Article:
Life with pets can be unpredictable, and while our Alpine Animal Hospital team is available for all your pet’s unexpected emergencies, injuries, and illnesses, we prefer to see your pet for routine wellness care. And we know you prefer that, too.

So, while we cannot control the future, we can provide nine simple strategies to help you prevent or minimize pet emergencies.

#1: Recognize a pet emergency, and act quickly for an improved outcome

If your pet is bitten by a snake or hit by a car, you clearly recognize they need immediate veterinary care. However, if their illness or injury signs are subtle, you may inadvertently delay your pet’s emergency care, which can result in them needing more extensive treatment, having a poor prognosis, or losing their life.

The most common pet emergency signs include:

  • Pale or discolored gums (e.g., white, grey, blue, pale pink, brick red)
  • Trouble breathing (e.g., rapid breathing, gasping)
  • Rapid or weak pulse
  • Loss of consciousness
  • Excessive bleeding
  • Distended abdomen
  • Straining to urinate or inability to urinate
  • Collapse or uncoordinated movements
  • Paralysis (e.g., limb dragging)
  • Facial swelling
  • Inability to stand
  • Seizures
  • Obvious broken limb
  • Blood in eyes, ears, urine, or stool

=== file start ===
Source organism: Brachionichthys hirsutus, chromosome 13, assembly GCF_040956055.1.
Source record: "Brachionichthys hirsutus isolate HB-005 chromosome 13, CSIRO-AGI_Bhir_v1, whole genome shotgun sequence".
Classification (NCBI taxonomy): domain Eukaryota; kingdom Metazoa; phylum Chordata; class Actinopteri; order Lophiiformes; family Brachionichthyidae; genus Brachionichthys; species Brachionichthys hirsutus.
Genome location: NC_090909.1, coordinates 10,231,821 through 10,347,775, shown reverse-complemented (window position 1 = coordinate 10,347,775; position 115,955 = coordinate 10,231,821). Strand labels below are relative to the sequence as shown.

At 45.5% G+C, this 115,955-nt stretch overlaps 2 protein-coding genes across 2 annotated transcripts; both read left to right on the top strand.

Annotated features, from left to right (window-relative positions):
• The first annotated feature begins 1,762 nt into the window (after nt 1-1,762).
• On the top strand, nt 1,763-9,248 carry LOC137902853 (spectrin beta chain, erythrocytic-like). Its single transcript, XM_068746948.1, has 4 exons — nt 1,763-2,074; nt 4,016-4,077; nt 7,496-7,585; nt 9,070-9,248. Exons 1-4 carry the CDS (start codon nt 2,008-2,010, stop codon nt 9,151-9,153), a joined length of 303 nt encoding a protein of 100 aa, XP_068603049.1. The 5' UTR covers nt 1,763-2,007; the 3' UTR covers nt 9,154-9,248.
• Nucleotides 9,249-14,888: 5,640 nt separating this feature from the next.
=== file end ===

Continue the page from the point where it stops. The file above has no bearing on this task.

If your pet is experiencing emergency signs, or you are unsure about their health status, immediately call Alpine Animal Hospital for assistance.

#2: Keep your dog leashed or safely restrained 

When outdoors, always supervise your dog to prevent their escape, which can result in them being hit by a car, fighting with other dogs and wildlife, or ingesting poisons. Keep your dog leashed and prevent them from interacting with unfamiliar dogs, or chasing or provoking wildlife. Ensure your yard is securely fenced, closing any gaps. Remember to always confine your dog to a crate or seat belt when riding in a vehicle. 

#3: Keep cats indoors

The great outdoors poses many threats to your cat’s health and safety. Keeping your cat indoors significantly reduces their risk of being hit by a car, contracting an infectious disease, becoming the prey of local wildlife, and becoming an animal abuse victim.